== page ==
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Brain Aging and What You Can Do About It
Brain Aging and What You Can Do About It
Professor Thad Polk
Aging is associated with subtle declines in some cognitive functions, but
not others. As we age, we tend to become a little more forgetful, we get
distracted more easily, and we can’t process information quite as quickly.
At the same time, verbal knowledge and what’s sometimes called wisdom
tend to remain stable and may even improve with age. Why is that? This talk will explain what happens to our brains as we age, how those changes might relate to age-related cognitive declines, and what we can do to help our brains age more gracefully.

Thad Polk is the Samuel D. Epstein Collegiate Professor of Psychology and an Arthur F. Thurnau Professor at the University of Michigan. He received an interdisciplinary Ph.D. in Computer Science and Psychology from Carnegie Mellon University and postdoctoral training in cognitive neuroscience at the University of Pennsylvania. Professor Polk’s research uses functional imaging of the human brain to investigate the neural architecture underlying cognition and how that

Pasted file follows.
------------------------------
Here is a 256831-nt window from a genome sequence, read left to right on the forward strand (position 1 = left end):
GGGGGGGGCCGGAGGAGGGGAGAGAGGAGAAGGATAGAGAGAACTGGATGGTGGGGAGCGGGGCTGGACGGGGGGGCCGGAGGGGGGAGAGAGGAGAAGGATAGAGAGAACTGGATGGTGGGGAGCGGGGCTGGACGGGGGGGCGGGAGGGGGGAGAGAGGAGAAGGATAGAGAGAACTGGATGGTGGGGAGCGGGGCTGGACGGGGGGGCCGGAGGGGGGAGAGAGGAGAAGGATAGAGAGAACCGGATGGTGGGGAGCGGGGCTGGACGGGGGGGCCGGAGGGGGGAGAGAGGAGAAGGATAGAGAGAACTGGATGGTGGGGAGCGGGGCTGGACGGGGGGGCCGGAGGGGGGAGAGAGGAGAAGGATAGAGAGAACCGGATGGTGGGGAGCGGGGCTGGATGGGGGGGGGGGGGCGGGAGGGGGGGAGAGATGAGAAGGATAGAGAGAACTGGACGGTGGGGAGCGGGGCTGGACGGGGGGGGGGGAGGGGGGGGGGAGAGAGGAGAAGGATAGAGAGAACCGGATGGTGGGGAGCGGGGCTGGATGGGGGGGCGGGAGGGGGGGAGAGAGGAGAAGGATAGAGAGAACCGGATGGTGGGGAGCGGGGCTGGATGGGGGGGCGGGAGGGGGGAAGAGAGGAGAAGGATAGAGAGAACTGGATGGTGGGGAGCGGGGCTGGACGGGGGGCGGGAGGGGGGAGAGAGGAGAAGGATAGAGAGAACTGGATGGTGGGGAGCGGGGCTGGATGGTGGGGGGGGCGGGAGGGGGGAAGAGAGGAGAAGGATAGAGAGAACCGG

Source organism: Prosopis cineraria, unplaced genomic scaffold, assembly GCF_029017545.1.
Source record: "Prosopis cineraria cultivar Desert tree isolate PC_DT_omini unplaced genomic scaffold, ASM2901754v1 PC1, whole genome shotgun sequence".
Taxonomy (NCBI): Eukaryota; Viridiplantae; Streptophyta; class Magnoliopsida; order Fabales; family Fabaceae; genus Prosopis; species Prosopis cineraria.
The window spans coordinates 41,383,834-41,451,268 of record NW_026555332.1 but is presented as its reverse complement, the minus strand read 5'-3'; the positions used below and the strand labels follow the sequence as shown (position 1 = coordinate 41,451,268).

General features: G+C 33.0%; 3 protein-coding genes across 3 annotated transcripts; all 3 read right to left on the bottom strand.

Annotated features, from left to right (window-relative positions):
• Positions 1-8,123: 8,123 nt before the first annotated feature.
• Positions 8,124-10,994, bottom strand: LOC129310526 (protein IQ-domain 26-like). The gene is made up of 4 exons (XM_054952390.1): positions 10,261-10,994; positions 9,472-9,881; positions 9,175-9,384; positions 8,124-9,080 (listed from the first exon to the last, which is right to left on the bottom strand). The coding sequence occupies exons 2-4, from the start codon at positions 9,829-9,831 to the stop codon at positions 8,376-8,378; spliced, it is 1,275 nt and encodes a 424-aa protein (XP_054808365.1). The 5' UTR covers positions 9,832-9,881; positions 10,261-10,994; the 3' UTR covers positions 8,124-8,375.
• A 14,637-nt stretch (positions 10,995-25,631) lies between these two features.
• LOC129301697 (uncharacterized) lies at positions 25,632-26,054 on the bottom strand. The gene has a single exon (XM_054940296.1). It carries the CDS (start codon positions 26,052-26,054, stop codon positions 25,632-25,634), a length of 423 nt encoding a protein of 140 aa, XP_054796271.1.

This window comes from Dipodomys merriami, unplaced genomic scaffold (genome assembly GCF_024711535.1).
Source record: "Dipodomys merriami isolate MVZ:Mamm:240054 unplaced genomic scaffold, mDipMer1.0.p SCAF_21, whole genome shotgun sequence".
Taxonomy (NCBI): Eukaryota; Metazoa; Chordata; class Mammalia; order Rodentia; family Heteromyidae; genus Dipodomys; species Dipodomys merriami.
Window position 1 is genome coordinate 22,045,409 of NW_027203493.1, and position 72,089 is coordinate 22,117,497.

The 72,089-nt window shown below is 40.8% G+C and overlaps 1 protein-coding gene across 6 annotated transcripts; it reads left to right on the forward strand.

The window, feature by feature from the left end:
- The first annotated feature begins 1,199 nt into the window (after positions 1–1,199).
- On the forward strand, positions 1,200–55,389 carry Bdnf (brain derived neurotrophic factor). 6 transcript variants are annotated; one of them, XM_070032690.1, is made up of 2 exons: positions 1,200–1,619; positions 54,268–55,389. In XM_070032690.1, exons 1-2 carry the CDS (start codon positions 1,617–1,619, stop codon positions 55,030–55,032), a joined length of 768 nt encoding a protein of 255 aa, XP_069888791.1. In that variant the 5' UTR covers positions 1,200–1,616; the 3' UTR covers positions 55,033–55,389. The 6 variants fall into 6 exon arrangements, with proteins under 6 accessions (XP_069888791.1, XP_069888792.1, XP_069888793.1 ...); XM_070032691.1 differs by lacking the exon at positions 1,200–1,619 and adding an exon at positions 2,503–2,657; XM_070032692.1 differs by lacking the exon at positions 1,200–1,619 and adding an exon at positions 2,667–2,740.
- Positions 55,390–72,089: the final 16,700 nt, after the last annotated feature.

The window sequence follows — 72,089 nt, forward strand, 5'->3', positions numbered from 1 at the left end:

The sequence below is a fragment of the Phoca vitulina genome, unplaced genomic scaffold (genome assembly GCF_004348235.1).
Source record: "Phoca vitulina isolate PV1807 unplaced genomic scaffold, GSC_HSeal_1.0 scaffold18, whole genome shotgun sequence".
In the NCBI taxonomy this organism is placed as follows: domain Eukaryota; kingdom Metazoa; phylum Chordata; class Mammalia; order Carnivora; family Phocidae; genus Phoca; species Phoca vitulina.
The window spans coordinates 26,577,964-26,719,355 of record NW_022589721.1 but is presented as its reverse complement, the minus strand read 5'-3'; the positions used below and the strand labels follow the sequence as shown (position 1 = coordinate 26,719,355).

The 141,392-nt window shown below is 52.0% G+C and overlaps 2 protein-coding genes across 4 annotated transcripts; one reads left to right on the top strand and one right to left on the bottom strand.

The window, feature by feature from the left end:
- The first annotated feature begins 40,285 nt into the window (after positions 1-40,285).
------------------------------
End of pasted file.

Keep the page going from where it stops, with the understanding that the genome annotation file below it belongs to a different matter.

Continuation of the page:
architecture is influenced by age, by experience, and by genetics. He has lectured extensively on topics related to the human brain, including producing four courses for The Great Courses series. He was also named to the Princeton Review list of the best 300 professors in the U.S.
Lecture Type : Special Events      
Lecture Date : 03/04/2021      
Program Year : 2020-21      
Term : Winter/Spring      
Fee : $10.00